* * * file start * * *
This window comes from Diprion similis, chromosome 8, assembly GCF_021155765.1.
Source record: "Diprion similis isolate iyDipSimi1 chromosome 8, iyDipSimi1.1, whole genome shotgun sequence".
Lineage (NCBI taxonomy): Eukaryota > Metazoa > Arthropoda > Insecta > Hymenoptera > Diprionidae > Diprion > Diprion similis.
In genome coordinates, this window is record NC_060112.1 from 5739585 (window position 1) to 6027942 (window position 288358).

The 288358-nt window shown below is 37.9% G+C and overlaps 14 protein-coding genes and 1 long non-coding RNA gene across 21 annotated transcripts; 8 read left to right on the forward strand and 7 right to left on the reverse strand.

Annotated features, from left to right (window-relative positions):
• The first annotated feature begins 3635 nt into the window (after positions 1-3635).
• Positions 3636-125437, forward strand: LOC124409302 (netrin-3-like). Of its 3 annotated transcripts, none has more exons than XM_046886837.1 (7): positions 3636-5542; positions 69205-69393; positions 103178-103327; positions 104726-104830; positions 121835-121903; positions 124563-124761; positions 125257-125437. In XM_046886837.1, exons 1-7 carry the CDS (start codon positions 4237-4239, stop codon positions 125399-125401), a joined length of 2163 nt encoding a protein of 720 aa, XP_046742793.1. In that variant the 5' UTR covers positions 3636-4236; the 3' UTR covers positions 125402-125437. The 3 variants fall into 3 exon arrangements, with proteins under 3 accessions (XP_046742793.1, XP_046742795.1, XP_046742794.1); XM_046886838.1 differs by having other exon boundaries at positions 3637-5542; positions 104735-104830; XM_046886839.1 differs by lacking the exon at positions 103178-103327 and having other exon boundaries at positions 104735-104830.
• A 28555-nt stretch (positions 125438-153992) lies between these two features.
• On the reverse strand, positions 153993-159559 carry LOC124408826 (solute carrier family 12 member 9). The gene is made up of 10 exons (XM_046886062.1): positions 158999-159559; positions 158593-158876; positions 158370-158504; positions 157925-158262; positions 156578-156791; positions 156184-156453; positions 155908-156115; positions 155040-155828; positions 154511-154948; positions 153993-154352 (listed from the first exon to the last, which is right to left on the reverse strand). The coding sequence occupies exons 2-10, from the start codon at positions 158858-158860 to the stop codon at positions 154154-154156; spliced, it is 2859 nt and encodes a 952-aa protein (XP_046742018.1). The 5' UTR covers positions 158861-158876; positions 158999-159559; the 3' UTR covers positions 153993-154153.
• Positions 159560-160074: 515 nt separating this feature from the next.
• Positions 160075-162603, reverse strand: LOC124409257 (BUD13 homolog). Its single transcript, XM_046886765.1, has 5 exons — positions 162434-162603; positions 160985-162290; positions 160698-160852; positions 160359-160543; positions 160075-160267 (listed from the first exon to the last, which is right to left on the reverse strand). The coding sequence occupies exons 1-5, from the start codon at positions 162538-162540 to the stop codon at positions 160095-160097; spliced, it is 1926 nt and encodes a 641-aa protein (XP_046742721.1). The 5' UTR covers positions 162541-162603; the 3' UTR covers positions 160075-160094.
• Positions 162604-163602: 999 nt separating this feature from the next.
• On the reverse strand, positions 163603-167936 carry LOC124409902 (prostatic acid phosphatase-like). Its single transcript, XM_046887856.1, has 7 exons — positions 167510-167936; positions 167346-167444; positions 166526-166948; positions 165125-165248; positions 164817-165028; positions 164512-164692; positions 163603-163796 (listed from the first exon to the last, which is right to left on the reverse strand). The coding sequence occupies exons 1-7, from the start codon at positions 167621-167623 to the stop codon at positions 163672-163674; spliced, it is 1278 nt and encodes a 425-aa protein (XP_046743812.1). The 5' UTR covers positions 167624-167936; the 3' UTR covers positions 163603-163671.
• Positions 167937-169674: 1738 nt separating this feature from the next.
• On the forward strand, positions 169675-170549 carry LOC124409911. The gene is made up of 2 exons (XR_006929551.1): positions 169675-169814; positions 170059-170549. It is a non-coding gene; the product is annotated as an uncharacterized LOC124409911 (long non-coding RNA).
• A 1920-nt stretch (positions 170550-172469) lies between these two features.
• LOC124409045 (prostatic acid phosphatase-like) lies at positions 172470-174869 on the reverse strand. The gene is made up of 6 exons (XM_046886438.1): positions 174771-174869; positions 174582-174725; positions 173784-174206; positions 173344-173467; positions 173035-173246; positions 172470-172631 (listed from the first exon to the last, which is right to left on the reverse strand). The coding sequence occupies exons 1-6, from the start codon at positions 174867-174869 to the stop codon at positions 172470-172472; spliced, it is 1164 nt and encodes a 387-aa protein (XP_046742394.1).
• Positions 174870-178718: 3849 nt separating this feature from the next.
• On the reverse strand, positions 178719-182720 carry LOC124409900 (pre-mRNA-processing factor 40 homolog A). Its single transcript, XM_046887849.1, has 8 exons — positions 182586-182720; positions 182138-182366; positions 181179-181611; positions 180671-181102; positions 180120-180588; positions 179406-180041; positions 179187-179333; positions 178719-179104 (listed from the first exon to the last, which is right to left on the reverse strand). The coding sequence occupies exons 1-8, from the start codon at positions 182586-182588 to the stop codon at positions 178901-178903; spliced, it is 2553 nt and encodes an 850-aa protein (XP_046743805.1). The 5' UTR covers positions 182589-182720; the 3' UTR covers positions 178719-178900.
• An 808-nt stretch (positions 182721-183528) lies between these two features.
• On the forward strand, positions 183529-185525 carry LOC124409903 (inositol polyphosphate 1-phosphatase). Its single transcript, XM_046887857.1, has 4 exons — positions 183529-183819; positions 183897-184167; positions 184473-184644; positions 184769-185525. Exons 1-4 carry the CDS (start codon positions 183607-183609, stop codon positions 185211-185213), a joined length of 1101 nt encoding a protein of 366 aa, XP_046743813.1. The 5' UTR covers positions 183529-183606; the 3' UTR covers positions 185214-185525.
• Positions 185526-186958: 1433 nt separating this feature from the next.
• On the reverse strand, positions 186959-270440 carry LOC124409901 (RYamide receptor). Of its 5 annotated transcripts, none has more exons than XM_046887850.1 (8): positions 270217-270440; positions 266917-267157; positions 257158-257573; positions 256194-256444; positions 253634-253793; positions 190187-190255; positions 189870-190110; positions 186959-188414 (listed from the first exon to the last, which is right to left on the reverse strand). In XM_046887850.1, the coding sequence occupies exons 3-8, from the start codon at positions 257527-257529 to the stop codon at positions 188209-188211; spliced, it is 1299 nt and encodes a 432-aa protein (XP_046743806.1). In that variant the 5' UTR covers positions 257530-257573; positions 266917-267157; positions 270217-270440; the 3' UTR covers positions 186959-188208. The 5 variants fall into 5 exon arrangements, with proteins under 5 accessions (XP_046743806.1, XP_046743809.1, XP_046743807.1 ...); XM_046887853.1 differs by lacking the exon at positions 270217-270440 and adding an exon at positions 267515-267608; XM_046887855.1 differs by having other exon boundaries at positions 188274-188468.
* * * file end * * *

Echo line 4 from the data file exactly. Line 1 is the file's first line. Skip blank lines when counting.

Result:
In genome coordinates, this window is record NC_060112.1 from 5739585 (window position 1) to 6027942 (window position 288358).